Some Brazilian experts believe that no one is going to profit from the international financial crisis. In Brazil, even though the country is much better prepared than in the past to face foreign turbulences, the effects are already felt in the capital and financial markets and, for 2009, a more modest actual economic growth is expected.
Last Friday, even after the approval of the rescue package to banks in the United States, Ibovespa, the main index in the São Paulo Stock Exchange, fell 3.53% and reached 44,517 points, the lowest level since March last year.
In New York, the stock exchange has also fallen. The dollar value rose 1.14% to reach 2.04 Brazilian reais (US$ 1.02), the highest rate since August 2007. This indicates that market operators do not know yet what will be the actual reach of the United States government's measures.
"It is going to take some time, because there are doubts regarding the influence of the package on the assets that are being questioned," said economist Luiz Gonzaga Belluzzo, a Professor at the University of the State of Campinas (Unicamp).
"There is a shortage of credibility. As good as the package may be, there is going to be a lot of uncertainty on whether it is going to work, as long as this phase is not over," stated the vice-president at the Brazilian Foreign Trade Association (AEB), José Augusto de Castro.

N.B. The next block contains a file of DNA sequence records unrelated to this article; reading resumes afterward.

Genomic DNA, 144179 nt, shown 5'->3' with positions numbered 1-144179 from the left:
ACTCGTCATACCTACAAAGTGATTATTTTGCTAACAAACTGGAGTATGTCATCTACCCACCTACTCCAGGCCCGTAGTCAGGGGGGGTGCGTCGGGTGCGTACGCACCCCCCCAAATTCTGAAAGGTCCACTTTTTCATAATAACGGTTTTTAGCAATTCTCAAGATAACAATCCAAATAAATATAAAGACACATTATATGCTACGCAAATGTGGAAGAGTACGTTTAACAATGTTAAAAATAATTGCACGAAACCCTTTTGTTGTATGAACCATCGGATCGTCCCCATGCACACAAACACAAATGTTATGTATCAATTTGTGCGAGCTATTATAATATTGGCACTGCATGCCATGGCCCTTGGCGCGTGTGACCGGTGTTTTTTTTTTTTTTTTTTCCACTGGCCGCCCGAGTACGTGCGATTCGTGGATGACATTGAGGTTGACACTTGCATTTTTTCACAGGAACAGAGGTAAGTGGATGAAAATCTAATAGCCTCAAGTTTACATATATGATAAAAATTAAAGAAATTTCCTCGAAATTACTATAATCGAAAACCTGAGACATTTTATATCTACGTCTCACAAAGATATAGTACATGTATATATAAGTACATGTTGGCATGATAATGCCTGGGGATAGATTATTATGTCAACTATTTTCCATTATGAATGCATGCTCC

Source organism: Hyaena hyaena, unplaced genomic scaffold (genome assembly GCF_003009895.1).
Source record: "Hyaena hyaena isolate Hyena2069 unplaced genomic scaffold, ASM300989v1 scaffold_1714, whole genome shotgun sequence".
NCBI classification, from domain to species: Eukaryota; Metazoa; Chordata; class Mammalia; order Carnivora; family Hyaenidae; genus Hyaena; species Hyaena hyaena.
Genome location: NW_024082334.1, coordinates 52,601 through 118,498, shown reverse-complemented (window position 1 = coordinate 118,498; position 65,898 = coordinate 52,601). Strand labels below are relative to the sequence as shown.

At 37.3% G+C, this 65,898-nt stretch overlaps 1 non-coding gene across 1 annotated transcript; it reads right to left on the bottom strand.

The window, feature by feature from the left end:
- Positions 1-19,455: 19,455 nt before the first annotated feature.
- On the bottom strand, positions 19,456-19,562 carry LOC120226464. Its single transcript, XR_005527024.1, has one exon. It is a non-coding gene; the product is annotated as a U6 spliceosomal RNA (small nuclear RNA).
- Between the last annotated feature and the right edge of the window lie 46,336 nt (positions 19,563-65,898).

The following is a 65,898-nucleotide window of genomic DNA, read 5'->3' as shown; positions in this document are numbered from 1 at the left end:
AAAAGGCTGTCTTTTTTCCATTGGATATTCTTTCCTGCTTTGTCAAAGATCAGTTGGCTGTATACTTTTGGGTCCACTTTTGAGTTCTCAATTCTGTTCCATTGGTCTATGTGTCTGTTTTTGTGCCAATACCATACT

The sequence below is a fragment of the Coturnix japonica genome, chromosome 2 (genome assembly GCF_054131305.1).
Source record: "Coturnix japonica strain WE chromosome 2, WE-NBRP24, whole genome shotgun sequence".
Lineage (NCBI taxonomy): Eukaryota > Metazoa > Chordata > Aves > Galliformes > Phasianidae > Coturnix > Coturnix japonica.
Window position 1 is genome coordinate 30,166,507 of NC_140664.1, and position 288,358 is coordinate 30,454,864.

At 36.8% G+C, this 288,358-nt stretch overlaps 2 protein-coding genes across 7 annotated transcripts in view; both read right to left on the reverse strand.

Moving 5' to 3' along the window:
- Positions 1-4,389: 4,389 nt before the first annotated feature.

Specialists agree that the Brazilian economy remains solid and has fat to burn. Foreign currency reserves total over US$ 200 billion, the government has been adopting austere monetary and fiscal policies for years, with inflation and primary surplus goals, the country's foreign debt is under control, and this year it became a foreign creditor. Besides, the national banking system is still quite healthy.
The secretary general at the Arab Brazilian Chamber of Commerce , Michel Alaby, added that in the long run, Brazil is going to benefit from revenues from oil production in the reserves recently discovered at great depths in the Santos Basin, as well as from the development of the global market for clean energies, which has already mastered technologies for large scale production of biofuels.
The effects of the crisis, however, are already felt in some segments of the economy, with reduction of credit lines throughout the world and rising interest rates for financing. In Brazil, this is particularly damaging to the export sector.
Alaby underscores that the rates charged on Advance on Exchange Contract (AEC) lines, a modality of export financing, rose steeply from 6% a year to 16.5% a year in just two weeks. "There are few AEC lines available and they are more expensive. Businessmen are only going to use them if they have no other option," stated Castro.
In order to alleviate the credit crunch, the Brazilian government announced last week that the Bank of Brazil is going to forestall the availability of 5 billion reais (US$ 2.4 billion), so as to ensure financing to the rural sector.
Furthermore, the Central Bank of Brazil has relaxed the regulations for mandatory payments that banks are obliged to make to the institution, which should result in a 23.5 billion reais (US$ 11.5 billion) cash surplus in the market.
The National Monetary Council (CMN), in turn, has maintained its long-term interest rate (TJLP) at 6.25% a year. The rate is used by the Brazilian Development Bank (BNDES) in loans to the productive sector.